Not Fake News
The New York Times and Senator Joseph McCarthy
In the early 1950s, newspapers contributed significantly to the political and social tension of the Second Red Scare. Brought on by the successful atomic tests of the Soviet Union and the fall of China to Mao Zedong and communism, Americans feared the red specter of communism looming over the globe. Nearly every day, the New York Times and other reputable news sources reported on new government roundups of alleged communists and Soviet sympathizers. While communism constituted a significant catalyst for the frenzy that characterizes the Second Red Scare, Joseph McCarthy dominated the political landscape. His actions with the aid of the United States government dramatized the very real fear of communist infiltrations. Although other institutions tended to take an anti-McCarthy stance, The New York Times’ reporting on Senator Joseph McCarthy remained balanced despite the rise and fall of McCarthy’s popularity beginning in 1948 until his death in 1957.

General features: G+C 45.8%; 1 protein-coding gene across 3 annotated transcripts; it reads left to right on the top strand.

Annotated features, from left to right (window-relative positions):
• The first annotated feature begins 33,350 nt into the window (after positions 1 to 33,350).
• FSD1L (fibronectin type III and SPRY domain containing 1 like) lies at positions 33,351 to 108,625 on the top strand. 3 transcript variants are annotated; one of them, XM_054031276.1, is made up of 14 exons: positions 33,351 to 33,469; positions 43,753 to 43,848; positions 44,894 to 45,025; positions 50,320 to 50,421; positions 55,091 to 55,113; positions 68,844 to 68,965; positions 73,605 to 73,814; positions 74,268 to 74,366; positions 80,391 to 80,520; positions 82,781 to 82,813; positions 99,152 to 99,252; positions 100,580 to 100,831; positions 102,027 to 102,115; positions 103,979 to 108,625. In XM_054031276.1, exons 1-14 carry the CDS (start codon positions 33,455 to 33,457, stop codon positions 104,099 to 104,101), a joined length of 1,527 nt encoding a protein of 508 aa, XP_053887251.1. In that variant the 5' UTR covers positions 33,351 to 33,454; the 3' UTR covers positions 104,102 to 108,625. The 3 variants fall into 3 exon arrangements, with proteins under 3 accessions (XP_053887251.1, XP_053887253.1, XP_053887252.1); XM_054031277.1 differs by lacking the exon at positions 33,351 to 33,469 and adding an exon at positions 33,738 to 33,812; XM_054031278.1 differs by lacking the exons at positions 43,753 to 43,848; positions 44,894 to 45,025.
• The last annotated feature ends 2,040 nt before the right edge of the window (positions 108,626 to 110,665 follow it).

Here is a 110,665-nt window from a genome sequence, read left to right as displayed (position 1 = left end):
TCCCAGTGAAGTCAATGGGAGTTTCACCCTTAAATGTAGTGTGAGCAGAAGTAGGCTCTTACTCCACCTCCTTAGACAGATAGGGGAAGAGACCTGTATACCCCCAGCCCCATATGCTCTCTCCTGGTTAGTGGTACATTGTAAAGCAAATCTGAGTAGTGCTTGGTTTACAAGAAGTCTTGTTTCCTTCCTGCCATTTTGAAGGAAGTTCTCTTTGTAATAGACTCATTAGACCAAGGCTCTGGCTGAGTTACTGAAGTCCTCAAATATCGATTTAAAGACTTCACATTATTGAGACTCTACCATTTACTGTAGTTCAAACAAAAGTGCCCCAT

LicenseAuthors who publish with this journal agree to the following terms:
- Authors retain copyright and grant the journal right of first publication with the work simultaneously licensed under a Creative Commons Attribution License that allows others to share the work with an acknowledgement of the work's authorship and initial publication in this journal.
- Authors are able to enter into separate, additional contractual arrangements for the non-exclusive distribution of the journal's published version of the work (e.g., post it to an institutional repository or publish it in a book), with an acknowledgement of its initial publication in this journal.
- Authors are permitted and encouraged to post their work online (e.g., in institutional repositories or on their website) prior to and during the submission process, as it can lead to productive exchanges, as well as earlier and greater citation of published work (See The Effect of Open Access).